These days, my favorite authors are people like George R.R. Martin, Neal Stephenson and R. Scott Bakker, but the influences on my writing still seem to derive more from the books I read as a teen.
DW: I’ve seen that you had some short fictions written, but which one is your favorite, the short fiction or the long one?
PÓG: I like them both pretty much equally. However, it has to be said that if you want to make a living out of fiction, you'd better be writing novels. Even so-called professional pay rates for shorter works would leave you feeding your family on boiled-grass soup.
But knowing this didn't stop me writing short stories. I always thought that their quicker turnaround times would make them an ideal tool for learning to write and I think it worked, at least for me.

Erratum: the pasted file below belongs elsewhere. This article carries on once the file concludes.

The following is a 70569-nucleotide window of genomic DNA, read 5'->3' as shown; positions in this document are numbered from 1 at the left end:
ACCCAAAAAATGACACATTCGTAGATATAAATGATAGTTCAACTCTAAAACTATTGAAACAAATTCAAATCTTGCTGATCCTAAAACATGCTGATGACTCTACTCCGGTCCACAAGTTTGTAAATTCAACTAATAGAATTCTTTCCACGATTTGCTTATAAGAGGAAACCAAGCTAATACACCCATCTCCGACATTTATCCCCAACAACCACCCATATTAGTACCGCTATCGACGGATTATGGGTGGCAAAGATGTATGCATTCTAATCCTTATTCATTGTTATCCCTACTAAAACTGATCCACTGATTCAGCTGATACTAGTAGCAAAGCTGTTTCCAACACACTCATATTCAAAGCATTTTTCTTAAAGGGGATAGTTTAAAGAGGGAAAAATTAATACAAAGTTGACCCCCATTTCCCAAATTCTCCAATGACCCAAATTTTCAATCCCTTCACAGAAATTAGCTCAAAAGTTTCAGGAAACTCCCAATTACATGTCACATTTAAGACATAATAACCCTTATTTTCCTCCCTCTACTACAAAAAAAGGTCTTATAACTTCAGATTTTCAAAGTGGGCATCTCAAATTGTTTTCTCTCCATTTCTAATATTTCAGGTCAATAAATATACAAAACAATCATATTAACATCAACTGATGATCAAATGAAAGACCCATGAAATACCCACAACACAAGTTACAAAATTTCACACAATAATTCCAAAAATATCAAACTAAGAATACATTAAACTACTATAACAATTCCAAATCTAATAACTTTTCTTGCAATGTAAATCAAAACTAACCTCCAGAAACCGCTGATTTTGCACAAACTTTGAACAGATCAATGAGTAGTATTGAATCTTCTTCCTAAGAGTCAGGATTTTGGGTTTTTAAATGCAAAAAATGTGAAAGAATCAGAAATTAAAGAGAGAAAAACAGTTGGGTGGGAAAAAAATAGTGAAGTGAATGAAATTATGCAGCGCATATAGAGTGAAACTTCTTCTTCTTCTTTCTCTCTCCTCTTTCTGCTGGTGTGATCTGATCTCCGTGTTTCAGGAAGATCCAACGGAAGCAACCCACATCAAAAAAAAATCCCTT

Among the many lessons learned was the fact that it's not good enough to send off a manuscript that isn't as perfect as you can make it. I'm a lazy sod and it took me dozens of magazine rejections to fully grasp that point.
When you're writing and rewriting a novel, you can become very needy. You're desperate for somebody to validate all the hard work you've put into it as soon as possible and it's hard to overcome the temptation to submit it while it's still too raw for an editor to digest. My whole short-story education gave me the strength to avoid that mistake.
DW: Considering that the fantasy genre starts so many controversies and the fact that “The Inferior” has many fantasy elements, do you think that this genre of literature is underappreciated?